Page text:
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Pubic Lice

Sexually Transmitted Disease Facts

Type of Infection: Also called "crabs," pubic lice are parasitic insects found in the genital area of humans. This condition is called pediculosis pubis.

Prevalence of Pubic Lice: An estimated 3 million people with new cases of the infestation are treated each year in the United States.

Alien creature! According to the US Centers for Disease Control, pubic "crab" lice infestation is found worldwide and occurs in all ethnic groups in all levels of society. Pubic lice usually are spread through sexual contact and are most common in adults. Occasionally pubic lice may be spread by close personal contact. Pubic lice do not transmit disease, but infection can occur from scratching the skin.

Modes of Transmission for Pubic Lice: Pubic lice are spread through sexual contact. Rarely, infestation can be spread through contact with an infested person's bed sheets, towels, or clothes.

Symptoms of Pubic Lice: Signs and symptoms of pubic lice include itching in the genital area and visible nits (lice eggs) or crawling lice.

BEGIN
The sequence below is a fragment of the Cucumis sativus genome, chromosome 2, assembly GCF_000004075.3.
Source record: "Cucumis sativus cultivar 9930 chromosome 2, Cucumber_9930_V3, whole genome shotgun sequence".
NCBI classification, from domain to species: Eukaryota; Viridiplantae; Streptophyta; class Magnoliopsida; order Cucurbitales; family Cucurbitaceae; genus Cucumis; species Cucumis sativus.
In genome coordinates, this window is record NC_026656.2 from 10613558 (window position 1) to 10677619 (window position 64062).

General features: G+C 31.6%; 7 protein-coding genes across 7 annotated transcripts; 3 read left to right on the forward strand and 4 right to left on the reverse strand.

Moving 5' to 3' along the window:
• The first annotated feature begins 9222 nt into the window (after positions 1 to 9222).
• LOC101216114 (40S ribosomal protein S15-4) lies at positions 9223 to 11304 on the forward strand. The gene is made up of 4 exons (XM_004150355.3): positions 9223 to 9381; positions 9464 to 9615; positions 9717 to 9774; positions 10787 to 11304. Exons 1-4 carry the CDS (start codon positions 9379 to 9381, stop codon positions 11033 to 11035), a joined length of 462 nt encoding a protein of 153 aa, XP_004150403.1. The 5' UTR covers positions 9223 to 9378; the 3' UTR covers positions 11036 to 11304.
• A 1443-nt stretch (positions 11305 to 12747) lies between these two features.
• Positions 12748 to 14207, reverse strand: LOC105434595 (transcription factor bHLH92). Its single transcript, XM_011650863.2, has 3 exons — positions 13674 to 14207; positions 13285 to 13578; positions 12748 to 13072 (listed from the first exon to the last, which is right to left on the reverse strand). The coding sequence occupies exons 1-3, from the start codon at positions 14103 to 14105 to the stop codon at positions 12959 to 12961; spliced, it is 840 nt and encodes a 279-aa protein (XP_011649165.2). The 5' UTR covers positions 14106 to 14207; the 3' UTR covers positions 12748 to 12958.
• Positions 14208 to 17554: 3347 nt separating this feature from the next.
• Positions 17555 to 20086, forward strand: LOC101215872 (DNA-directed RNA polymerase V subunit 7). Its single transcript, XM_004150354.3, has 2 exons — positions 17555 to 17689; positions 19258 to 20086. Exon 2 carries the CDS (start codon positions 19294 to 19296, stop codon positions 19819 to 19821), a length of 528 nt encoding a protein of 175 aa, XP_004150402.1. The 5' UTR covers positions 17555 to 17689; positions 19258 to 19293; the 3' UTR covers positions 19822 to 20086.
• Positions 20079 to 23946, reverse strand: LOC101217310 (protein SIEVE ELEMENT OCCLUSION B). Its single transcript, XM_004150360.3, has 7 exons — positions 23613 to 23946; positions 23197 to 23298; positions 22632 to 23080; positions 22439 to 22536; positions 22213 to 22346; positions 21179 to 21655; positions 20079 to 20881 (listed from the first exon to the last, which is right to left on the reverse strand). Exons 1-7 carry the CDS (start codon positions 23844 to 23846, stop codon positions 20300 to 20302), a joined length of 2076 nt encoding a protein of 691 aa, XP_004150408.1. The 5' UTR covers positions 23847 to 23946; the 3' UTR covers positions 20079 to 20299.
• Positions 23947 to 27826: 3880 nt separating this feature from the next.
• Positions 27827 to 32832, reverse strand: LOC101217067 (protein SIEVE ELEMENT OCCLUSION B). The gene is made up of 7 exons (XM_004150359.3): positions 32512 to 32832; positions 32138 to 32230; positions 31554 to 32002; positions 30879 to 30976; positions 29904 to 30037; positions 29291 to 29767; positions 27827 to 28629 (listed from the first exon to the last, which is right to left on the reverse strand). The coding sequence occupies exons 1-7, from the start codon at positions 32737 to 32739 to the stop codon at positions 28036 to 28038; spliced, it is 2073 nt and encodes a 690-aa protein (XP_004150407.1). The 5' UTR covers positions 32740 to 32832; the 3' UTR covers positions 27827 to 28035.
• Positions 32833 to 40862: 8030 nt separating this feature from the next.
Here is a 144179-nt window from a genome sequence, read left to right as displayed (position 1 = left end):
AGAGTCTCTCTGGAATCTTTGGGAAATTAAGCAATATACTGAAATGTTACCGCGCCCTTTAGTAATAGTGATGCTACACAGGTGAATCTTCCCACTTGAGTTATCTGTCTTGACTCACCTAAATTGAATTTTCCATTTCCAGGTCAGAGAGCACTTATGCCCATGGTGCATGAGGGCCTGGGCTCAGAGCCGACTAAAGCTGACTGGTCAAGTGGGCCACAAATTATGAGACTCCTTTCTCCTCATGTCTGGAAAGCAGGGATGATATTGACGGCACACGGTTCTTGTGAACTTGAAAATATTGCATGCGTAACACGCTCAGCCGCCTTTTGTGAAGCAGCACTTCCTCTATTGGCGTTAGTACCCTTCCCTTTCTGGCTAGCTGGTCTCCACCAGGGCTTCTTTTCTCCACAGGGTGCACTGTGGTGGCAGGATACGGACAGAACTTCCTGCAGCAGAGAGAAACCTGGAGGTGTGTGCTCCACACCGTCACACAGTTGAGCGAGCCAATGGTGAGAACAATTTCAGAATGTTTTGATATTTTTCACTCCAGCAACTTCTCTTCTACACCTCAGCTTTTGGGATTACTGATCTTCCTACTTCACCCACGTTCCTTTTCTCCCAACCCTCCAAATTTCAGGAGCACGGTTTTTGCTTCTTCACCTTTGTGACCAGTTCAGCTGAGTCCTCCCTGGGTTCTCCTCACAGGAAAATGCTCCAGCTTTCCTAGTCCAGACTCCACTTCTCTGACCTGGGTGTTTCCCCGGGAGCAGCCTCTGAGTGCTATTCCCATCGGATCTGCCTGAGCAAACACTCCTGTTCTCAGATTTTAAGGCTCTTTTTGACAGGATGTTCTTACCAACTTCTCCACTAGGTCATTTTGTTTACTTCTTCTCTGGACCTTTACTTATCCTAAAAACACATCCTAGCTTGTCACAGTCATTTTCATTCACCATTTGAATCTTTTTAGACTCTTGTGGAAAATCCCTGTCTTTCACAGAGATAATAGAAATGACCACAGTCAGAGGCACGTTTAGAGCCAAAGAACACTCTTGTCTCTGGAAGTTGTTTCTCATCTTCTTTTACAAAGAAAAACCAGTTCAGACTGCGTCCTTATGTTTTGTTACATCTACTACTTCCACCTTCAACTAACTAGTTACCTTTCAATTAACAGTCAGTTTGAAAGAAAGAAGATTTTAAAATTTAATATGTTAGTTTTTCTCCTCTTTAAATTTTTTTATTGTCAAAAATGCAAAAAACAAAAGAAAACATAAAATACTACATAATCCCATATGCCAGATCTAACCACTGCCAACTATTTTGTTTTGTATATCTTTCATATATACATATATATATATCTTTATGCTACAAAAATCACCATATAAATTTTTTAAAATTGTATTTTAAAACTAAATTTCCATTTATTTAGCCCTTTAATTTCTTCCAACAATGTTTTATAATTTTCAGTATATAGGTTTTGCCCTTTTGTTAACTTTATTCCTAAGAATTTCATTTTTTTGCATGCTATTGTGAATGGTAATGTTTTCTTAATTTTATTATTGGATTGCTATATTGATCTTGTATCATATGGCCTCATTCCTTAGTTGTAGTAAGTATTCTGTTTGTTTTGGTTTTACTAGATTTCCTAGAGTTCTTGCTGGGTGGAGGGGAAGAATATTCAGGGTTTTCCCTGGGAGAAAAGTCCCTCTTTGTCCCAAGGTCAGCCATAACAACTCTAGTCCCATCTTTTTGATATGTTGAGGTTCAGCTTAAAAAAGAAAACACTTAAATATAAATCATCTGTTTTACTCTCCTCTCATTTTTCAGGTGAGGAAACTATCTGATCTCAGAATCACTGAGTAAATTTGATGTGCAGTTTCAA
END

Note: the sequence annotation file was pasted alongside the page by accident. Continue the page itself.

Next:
Treatment for Pubic Lice: A lice-killing shampoo (also called a pediculicide) made of 1% permethrin or lindane is recommended to treat pubic lice. These products are available without a prescription at most local drug stores.

Special Considerations about Pubic Lice: Infants, young children, and pregnant or lactating women should not be treated with lindane. They may be treated with permethrin, however, in consultation with a medical professional.

Prevention of Pubic Lice: Abstaining from genital sex with an infected person is the most effective means of preventing the sexual transmission of pubic lice. Neither latex condoms, nor typical birth control devices, provide protection from pubic lice. Bedding and clothing from an infected person should not be shared until decontaminated (i.e., either machine-washed or machine-dried using the hot cycle or dry-cleaned) or removed from body contact for at least 72 hours.

Source of Facts: CDC Fact Sheet, "Pubic Lice Infestation," U.S. Department of Health and Human Services, revised October 19, 2004.
Photo Sources: Centers for Disease Control and Prevention, Division of STD Prevention, "Lice & Scabies," STD Clinical Slides, 2003, www.cdc.gov/std/training/clinicalslides; Centers for Disease Control, Public Health Image Library (PHIL), phil.cdc.gov/phil.